RESEARCHER’S NOTE: There is so much here to unpack, so I will start with what Levi calls the blue pill. The “blue pill” during the Civil War was probably “blue mass,” a type of mercury used to treat several conditions, including syphilis, diarrhea, and constipation. Mercury was combined with other materials like sugar, licorice, and chalk to create a blue mass, which was then formed into tiny tablets. During the Civil War, both Union and Confederate soldiers frequently utilized it. However, it is now understood that the mercury in blue mass can be poisonous and lead to significant health issues, including neurological illnesses and kidney damage.

The Blackwater: Inner Coastal Plain of Virginia is where the Blackwater River of southeast Virginia travels for about 105 miles from its source near Petersburg.  The confluence of the Blackwater and Nottoway rivers separates Virginia and North Carolina. The Blackwater River truly flows through blackwater. Its water is clean, tinged with tannin, black, and slightly acidic. Many marshes can be found in its drainage basin. Most of the river’s flood plain is covered in vegetation, including bald cypress and tupelo swamp forests.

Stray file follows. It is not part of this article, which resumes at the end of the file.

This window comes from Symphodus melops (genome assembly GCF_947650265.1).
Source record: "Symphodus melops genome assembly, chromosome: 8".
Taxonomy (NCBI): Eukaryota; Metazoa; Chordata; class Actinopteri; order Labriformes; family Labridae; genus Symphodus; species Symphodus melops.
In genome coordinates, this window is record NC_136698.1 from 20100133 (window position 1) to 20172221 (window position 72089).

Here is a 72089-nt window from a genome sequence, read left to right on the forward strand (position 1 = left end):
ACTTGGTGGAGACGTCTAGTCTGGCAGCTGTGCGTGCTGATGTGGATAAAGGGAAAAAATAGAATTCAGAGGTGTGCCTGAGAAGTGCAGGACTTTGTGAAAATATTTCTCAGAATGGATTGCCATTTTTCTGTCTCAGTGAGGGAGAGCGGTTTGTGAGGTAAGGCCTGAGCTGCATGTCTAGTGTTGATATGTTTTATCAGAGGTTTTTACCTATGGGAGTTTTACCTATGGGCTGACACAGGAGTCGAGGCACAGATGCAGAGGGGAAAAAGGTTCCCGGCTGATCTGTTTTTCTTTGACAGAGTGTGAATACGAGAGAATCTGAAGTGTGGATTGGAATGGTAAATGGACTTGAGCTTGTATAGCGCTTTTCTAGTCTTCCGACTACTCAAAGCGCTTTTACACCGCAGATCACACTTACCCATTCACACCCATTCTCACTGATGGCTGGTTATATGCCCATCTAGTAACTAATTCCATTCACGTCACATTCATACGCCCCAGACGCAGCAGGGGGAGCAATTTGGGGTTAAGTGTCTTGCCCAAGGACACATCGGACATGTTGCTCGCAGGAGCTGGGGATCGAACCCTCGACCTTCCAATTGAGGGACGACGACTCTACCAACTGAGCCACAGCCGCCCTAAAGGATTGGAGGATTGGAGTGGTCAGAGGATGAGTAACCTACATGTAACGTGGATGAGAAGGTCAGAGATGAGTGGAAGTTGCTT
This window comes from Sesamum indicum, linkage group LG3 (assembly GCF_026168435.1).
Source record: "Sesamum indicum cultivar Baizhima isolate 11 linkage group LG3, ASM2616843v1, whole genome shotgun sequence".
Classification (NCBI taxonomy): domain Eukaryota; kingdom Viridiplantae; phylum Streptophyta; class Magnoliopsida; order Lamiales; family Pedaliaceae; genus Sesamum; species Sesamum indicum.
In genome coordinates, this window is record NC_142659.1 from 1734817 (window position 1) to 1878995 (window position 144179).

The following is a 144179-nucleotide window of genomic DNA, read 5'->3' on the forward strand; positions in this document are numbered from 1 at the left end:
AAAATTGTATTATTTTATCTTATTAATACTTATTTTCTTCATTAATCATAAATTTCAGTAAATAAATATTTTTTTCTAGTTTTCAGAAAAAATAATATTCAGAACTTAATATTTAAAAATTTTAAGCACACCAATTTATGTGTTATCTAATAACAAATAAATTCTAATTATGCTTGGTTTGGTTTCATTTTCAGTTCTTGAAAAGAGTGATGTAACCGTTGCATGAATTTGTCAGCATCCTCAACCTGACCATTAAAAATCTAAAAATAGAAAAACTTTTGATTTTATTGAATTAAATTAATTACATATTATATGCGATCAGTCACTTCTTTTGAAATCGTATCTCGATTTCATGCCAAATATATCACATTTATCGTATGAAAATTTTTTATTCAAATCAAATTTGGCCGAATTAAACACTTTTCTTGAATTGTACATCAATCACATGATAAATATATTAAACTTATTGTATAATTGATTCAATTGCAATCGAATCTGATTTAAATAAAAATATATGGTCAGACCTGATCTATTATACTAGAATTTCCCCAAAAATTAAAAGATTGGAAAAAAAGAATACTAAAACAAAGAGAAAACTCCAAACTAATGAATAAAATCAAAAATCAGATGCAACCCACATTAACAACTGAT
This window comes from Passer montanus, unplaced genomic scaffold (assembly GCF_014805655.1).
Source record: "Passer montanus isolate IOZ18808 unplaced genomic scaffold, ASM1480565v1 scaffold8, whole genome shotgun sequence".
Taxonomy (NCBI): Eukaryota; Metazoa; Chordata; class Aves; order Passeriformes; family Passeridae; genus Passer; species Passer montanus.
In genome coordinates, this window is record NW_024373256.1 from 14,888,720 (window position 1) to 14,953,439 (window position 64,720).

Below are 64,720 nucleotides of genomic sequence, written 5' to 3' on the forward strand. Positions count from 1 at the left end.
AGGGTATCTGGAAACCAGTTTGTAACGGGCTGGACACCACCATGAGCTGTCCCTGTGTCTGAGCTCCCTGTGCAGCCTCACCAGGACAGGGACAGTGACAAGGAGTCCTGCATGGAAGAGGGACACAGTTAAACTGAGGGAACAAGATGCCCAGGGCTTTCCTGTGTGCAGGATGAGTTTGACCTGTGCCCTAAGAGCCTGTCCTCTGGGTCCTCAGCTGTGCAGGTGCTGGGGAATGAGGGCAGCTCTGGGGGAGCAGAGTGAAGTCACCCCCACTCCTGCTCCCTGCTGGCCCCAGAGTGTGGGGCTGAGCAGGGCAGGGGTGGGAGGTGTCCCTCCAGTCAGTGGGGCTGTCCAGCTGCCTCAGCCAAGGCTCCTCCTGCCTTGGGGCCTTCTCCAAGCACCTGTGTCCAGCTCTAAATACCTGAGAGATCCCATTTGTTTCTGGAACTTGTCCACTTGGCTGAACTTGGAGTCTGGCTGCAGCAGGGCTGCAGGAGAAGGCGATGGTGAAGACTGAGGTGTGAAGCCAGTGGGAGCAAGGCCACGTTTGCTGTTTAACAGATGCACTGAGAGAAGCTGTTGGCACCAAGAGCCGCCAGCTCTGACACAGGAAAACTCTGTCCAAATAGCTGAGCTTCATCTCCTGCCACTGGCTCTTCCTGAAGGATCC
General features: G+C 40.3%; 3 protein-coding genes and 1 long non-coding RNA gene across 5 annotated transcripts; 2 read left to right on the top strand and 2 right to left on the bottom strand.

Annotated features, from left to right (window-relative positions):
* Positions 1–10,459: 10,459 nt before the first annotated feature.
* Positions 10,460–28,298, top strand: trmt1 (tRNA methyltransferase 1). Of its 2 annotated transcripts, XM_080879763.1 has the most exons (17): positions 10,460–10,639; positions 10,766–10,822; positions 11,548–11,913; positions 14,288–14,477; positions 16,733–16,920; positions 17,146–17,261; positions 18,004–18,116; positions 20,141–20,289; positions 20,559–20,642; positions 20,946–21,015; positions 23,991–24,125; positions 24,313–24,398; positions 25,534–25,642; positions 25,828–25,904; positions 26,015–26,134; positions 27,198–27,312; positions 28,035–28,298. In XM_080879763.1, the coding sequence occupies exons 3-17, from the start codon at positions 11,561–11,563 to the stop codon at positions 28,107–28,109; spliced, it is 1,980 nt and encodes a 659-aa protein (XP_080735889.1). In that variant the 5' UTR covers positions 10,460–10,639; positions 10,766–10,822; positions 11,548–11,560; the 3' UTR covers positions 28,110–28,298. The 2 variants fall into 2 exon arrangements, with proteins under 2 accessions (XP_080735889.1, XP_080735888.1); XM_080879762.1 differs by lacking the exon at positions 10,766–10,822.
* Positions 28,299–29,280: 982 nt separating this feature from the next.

Many skirmishes took place during the Siege of Suffolk, which took place across the Blackwater river from Suffolk. You can read much more about these battles by clicking HERE.